What year do Nissans have the most transmission problems?

While any model equipped with Nissan’s continuously variable transmissions (CVTs) may have problems, here are notable model years that you should pay closer attention to:
  • 2018 to 2019 Nissan Versa Note
  • 2015 to 2017 Nissan Quest
  • 2015 to 2021 Nissan Murano
  • 2016 to 2021 Nissan Maxima
  • 2017 to 2021 Nissan Altima
  • 2018 to 2019 Nissan Sentra
  • 2018 to 2021 Nissan Pathfinder
  • 2015 to 2017 Nissan Rogue

Signs your Nissan transmission is going bad

Luckily, it doesn’t take an automobile expert to notice the warning signs of a faulty transmission. If caught early, you can save hundreds by repairing a particular part instead of needing a full-on transmission replacement. Here are the most common indicators you should be aware of:
  • Juddering: a shaking sensation that indicates the belt and pulleys inside the CVT are beginning to deteriorate (diagnostic codes: P17F0 and P17F1)
  • Abnormal noises: grinding sounds that result from worn bearings or issues with the transmission’s belt system
  • Overheating resulting in “limp” mode: the transmission overheats, causing the vehicle to go into a fail-safe or “limp” mode, which is a loss of power
  • Other indicators: you notice dark red
    fluid leaking from your car
    , your
    check engine light turns on
    , or you observe a decrease in performance
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What to do if your Nissan transmission fails

If your Nissan transmission fails, you’ll want to look at your options before heading to the mechanic—especially knowing Nissan’s shaky history.
First, you’ll want to check if your powertrain warranty covers the transmission failure. These policies vary based on the amount of protection you purchased at the vehicle’s point of sale but usually result in $0 in out-of-pocket expenses.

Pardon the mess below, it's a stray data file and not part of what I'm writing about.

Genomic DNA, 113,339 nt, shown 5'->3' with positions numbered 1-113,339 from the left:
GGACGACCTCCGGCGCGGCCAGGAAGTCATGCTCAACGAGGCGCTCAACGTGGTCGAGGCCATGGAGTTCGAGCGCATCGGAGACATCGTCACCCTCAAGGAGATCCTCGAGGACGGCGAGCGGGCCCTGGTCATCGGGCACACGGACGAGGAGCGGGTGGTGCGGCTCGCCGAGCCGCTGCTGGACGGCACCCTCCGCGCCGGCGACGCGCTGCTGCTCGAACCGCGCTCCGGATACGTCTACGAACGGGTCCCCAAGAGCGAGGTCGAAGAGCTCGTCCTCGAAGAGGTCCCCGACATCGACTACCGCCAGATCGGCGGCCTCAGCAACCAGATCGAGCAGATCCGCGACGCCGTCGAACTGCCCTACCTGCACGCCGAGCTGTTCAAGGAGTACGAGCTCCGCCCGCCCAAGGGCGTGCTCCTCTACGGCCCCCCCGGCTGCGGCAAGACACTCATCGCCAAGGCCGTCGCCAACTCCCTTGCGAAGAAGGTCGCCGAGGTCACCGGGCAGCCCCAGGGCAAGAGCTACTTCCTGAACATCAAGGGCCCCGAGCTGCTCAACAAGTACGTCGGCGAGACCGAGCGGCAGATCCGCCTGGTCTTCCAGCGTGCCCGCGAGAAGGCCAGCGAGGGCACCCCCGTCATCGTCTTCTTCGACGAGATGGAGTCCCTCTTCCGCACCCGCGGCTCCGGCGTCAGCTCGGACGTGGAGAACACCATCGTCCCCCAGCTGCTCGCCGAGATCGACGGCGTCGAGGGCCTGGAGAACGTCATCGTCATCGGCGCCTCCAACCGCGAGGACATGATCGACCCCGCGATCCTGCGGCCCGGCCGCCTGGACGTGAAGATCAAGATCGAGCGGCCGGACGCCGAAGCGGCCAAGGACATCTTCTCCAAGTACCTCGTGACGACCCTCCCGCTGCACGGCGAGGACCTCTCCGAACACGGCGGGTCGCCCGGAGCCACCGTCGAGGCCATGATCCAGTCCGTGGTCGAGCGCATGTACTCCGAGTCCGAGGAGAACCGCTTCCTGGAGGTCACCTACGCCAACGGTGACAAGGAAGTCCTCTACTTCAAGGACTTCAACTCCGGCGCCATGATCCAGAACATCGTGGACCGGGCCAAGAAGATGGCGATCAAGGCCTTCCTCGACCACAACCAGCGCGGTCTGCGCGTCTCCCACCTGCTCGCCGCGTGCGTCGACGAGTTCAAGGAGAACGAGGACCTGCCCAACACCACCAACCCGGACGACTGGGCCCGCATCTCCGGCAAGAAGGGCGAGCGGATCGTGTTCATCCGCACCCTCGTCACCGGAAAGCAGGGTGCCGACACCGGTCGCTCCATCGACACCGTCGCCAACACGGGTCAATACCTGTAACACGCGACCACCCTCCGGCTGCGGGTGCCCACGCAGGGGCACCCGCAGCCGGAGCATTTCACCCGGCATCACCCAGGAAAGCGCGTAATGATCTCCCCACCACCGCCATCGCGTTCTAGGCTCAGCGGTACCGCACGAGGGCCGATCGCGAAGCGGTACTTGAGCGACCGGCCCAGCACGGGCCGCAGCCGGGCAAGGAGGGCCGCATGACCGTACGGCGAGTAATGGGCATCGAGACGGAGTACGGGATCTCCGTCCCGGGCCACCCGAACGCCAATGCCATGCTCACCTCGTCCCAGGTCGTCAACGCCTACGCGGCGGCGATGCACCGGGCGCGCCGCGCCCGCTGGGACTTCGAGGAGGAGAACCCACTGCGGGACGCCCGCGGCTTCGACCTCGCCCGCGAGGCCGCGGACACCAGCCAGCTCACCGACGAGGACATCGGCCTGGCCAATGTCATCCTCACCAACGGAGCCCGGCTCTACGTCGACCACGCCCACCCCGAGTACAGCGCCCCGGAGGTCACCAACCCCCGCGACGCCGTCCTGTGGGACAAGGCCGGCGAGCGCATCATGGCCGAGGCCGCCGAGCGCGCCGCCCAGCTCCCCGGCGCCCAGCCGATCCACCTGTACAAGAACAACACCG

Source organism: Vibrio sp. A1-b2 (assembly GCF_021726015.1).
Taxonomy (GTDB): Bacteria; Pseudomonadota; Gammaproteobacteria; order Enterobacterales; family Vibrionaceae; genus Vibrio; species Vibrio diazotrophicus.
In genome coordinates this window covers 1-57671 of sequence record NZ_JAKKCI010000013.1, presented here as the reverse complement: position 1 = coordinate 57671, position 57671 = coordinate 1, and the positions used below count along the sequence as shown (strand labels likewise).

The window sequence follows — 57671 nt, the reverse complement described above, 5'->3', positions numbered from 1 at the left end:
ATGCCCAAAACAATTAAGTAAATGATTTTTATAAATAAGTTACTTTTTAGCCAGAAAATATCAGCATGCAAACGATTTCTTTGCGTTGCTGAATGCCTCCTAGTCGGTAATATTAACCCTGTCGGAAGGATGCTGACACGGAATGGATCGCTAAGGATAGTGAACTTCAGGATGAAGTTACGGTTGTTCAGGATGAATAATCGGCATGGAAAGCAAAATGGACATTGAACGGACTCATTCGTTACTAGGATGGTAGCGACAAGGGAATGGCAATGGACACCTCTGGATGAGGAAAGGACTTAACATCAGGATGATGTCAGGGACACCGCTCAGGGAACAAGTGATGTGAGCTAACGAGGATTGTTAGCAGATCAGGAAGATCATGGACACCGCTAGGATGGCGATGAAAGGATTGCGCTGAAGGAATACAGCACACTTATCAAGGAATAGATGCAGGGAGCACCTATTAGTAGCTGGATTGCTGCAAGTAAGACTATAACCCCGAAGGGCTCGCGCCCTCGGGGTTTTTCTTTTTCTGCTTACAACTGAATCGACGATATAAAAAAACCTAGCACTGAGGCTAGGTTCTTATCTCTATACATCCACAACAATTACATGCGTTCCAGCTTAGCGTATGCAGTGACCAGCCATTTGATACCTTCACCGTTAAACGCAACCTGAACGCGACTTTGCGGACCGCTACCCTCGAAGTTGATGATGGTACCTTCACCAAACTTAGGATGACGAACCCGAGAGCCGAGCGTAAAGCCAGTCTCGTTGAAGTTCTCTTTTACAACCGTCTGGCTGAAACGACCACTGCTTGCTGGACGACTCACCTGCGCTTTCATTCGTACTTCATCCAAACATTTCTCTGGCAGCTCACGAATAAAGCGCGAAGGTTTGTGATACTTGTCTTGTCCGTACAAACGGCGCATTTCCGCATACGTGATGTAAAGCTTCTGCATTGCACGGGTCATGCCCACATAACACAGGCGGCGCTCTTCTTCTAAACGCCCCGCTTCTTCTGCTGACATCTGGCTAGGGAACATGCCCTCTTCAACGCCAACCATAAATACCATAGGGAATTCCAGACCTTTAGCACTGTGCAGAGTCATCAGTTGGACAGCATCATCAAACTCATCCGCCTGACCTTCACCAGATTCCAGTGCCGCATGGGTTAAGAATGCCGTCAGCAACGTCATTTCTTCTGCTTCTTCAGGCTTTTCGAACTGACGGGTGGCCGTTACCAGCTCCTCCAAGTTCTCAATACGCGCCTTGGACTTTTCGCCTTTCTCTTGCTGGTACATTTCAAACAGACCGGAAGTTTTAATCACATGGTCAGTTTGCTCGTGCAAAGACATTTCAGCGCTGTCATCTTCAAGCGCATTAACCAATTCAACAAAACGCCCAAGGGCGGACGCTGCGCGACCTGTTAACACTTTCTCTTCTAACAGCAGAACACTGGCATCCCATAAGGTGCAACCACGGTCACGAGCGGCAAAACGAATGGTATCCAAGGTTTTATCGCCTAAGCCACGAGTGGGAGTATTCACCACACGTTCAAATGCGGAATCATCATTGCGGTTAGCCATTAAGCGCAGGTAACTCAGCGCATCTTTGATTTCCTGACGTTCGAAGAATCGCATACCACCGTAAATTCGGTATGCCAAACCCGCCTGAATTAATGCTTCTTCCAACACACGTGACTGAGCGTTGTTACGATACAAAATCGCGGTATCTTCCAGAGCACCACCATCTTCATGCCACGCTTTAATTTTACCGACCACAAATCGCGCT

Your second option is to check for any recalls on the particular transmission issue. Your Nissan dealer will generally make you aware of this as a potential solution.
Lastly, you’ll also want to see if your vehicle qualifies for any class-action lawsuits that are open against Nissan. Or if there aren’t any, you may be eligible for a refund or replacement under your
state’s lemon law
, which can protect customers after purchasing defective products.
If none of these alternate routes prove to be fruitful, you will have to seek out a mechanic to get the job done. Independent auto shops often offer excellent customer service and special deals that can lower costs, but a Nissan dealership will have specialized technicians with expertise in fixing transmissions—as we know, they work on a lot of them!

How to maintain your Nissan transmission

Regardless of any defects that Nissan vehicles may have, transmission failure can also be caused by low or contaminated fluid or overstrained demands on the powertrain
To prevent these problems, you should: 
  • Check your transmission fluid every month
  • Use the correct type of transmission fluid as indicated by your Nissan’s owner’s manual
  • Drive more conservatively, lessening the demands of your transmission
  • Regularly replace the transmission filter
  • Allow your vehicle to warm up before you start driving
  • Get an annual transmission inspection
Proper and regular transmission maintenance can extend the life of your Nissan and improve overall efficiency. But, of course, certain mechanical defects can defeat even the most dedicated maintenance schedule.

How to check transmission fluid

If you know how to check your oil, you’re already ahead of the curve. Checking your transmission fluid is similar. 
Here is a quick step-by-step guide if you need a little more direction:
  • Let the vehicle warm up for a few minutes, this allows the fluid to expand correctly.
  • Ensure your transmission fluid is a clear, dark red color. Other colors (brown, black, light pink) may indicate old or contaminated fluid. If you notice any discoloration, you’ll want to replace your transmission fluid completely. Failure to do so could lead to irreparable damage to your transmission. Proceed with this checklist if the color checks out alright.
  • Locate the transmission fluid dipstick. It is usually located toward the back of the engine bay and may need a flathead screwdriver to unlock.
  • Remove the dipstick, wipe it clean, reinsert, and take it out again. 
  • Ensure that fluid reaches the “warm” line on the dipstick. 
  • Add fluid as needed, checking the level with the dipstick in between. 
  • Replace the dipstick.
Congrats, you’ve learned how to check your transmission fluid! While simple, it’s still a repeatable process that can help you spot a minor problem before it becomes severe. However, if you have any further concerns upon completing your checklist, it’s best to bring your Nissan to the professionals.

How to save on Nissan insurance costs

Unfortunately, most